A strong, relevant humanities program, embedded in the global realities of today but anticipating the trends that will shape the future which aims to foster empathy and equip our boys for ethical action is the key to developing young men prepared for the world they will inhabit and, indeed, lead.
“At root, science forces us to reckon with the truth as best as we can ascertain it. Science cannot supplant our ethics, our values, our principles, or our faith, but science can inform those things, and help put these values, that faith, to work – to feed a child, to heal the sick, to be good stewards of this earth.”
In our day to day life, we are surrounded by and dependent upon the products of Science as perhaps never before. This is simultaneously a source of great comfort and convenience and a profound challenge. The study of Science, Technology, Engineering and Mathematics (STEM) cannot be underestimated as a preparation for active participation in modern society. Not only does it open up the possibility of careers in a wide variety of professions, but it enables boys to be informed participants in vital political and personal decision-making.
Innovation is key to solving the challenges of the future and STEM is a key driver of innovation. STEM education and skill development are the foundation of the industries of tomorrow. The research is clear: an inquiry-based, practical and relevant approach to teaching and learning STEM, produces the most positive outcomes and will best prepare our boys for their future.
Science, Technology, Engineering and Mathematics are a priority at Ambrose Treacy College. These learning areas challenge our boys to solve real problems relevant to their world. The concepts are taught in a way that connects them to their purpose and application in the real world. When boys see relevance, they engage. Partnerships with universities and industry allow us to create meaningful projects designed to switch on all learners in these vital areas. A rich co-curricular offering in the STEM program and a rigorous pedagogical approach provide opportunities for our boys to fully explore specific interests in and beyond the classroom.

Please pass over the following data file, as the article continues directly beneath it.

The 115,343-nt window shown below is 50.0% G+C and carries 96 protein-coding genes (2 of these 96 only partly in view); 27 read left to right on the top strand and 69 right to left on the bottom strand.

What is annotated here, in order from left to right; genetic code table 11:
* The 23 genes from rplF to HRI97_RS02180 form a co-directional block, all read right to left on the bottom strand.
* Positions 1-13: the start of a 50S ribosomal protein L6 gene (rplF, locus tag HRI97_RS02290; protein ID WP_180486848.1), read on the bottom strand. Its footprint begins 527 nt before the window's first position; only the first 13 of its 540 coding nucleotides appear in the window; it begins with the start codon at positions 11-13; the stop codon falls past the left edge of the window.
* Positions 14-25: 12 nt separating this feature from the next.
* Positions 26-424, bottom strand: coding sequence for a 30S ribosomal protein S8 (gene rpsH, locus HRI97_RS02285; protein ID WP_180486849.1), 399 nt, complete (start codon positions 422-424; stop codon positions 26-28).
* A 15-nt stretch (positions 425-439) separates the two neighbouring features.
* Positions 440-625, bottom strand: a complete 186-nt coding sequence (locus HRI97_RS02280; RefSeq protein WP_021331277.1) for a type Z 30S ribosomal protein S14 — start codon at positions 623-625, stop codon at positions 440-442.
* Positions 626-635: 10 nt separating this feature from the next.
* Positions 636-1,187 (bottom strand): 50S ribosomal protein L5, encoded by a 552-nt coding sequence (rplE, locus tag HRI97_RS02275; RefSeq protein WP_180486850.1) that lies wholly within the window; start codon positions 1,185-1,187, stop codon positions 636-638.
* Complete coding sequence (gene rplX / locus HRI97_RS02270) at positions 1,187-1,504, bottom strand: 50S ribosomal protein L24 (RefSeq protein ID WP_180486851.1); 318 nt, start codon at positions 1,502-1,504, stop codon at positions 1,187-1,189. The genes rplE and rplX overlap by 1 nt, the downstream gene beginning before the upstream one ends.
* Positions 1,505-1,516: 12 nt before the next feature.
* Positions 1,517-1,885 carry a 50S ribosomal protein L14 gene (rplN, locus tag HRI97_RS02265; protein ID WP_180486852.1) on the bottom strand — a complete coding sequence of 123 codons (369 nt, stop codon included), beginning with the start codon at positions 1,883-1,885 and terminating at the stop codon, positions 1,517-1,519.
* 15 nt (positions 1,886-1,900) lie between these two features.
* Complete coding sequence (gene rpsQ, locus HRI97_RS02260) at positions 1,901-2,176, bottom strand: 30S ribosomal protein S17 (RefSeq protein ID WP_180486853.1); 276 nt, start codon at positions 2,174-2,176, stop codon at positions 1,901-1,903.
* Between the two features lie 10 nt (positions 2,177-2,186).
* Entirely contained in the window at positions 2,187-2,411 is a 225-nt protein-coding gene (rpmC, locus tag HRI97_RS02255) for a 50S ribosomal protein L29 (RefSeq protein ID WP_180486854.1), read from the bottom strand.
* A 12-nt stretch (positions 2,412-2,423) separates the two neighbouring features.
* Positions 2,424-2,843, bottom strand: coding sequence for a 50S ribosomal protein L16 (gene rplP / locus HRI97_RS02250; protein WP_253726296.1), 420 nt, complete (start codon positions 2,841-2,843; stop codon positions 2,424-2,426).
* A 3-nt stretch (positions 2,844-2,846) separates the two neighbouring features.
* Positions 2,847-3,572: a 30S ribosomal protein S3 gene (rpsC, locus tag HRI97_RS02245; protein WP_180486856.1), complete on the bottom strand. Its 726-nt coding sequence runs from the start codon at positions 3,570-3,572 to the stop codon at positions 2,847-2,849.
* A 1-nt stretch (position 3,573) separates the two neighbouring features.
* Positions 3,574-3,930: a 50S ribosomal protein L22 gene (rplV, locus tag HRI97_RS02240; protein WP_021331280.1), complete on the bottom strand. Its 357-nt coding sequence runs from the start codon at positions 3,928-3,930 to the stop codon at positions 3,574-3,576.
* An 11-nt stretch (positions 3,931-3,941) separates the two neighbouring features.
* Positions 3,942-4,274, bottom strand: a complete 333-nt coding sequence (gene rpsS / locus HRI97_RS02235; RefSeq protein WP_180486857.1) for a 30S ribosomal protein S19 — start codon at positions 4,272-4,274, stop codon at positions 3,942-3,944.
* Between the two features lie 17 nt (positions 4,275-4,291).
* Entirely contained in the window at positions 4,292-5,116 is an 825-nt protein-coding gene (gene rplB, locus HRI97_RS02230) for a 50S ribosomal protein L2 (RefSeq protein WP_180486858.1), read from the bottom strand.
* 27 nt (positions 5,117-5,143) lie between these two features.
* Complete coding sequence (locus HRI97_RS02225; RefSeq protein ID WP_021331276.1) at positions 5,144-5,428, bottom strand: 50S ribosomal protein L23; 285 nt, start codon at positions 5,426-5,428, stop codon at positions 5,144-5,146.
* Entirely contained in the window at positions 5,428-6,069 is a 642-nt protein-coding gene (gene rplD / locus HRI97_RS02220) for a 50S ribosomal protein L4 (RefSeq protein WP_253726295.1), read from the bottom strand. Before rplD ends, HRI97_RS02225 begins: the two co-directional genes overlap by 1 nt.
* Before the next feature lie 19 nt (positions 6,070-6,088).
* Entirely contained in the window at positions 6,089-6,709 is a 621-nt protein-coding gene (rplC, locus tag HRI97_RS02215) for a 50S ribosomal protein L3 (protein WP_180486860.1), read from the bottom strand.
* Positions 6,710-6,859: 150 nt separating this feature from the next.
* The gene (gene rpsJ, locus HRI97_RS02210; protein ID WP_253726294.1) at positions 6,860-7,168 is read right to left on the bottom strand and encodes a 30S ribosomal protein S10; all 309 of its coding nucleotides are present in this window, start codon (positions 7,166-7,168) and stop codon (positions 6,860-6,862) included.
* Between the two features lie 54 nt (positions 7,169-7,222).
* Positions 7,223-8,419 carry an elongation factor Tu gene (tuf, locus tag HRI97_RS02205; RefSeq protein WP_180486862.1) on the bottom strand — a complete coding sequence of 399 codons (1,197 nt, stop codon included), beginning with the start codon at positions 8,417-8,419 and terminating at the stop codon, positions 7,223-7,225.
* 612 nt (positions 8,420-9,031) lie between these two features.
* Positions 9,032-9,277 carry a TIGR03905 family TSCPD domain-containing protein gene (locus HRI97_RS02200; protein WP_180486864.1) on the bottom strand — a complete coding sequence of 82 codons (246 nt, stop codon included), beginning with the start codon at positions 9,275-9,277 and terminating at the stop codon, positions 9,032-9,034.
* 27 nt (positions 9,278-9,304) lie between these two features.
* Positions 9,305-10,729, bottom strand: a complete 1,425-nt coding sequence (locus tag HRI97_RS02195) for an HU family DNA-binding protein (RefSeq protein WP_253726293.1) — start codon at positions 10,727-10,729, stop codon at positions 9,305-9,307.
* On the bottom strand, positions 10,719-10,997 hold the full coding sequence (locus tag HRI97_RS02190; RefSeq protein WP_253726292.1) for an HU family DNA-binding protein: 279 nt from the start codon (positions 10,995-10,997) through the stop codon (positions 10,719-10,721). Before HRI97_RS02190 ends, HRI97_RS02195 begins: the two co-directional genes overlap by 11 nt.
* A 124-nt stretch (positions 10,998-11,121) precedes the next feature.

“Especially now, as we all must confront the fallacy of a market-only orientation, uninformed by social conscience; we must seize and celebrate the power of the arts to shape our individual and national characters, and especially characters of the young people, who all too often, are subjected to bombardment of sensation, rather than digested experience…”
It has been long established that involvement in the arts is associated with gains in mathematics, reading, cognitive ability, critical thinking, visual analysis and verbal skill development. Studies have linked participation in the arts with the ability to learn from mistakes and the capacity to make better critical judgments. Learning in the arts can also improve motivation, concentration, confidence, and teamwork. However, as Ken Robinson, a passionate advocate for arts education reminds us, “The arts are not just important because they improve Maths scores, they are important because they speak to parts of children’s beings which are otherwise untouched.”
Together, the Visual Art, Media Arts, Music and Drama learning areas offered at Ambrose Treacy College invite deep exploration and expression of human experience. They provide a space for contemplation, for open discussion and for creativity. Learning experiences in The Arts have been specifically designed to help boys see and respond to their world in new ways.
The artistic experience also brings intrinsic pleasures. The enjoyment of participation is justification alone for this vital component of a middle school education. At ATC, each boy’s studies in The Arts will complement the programs in the Humanities and STEM, to provide a well-rounded, broad education.
“The arts, whatever they do, whenever they call us together, invite us to look at our fellow human being with generosity and curiosity. God knows, if we ever needed that capacity in human history, we need it now.”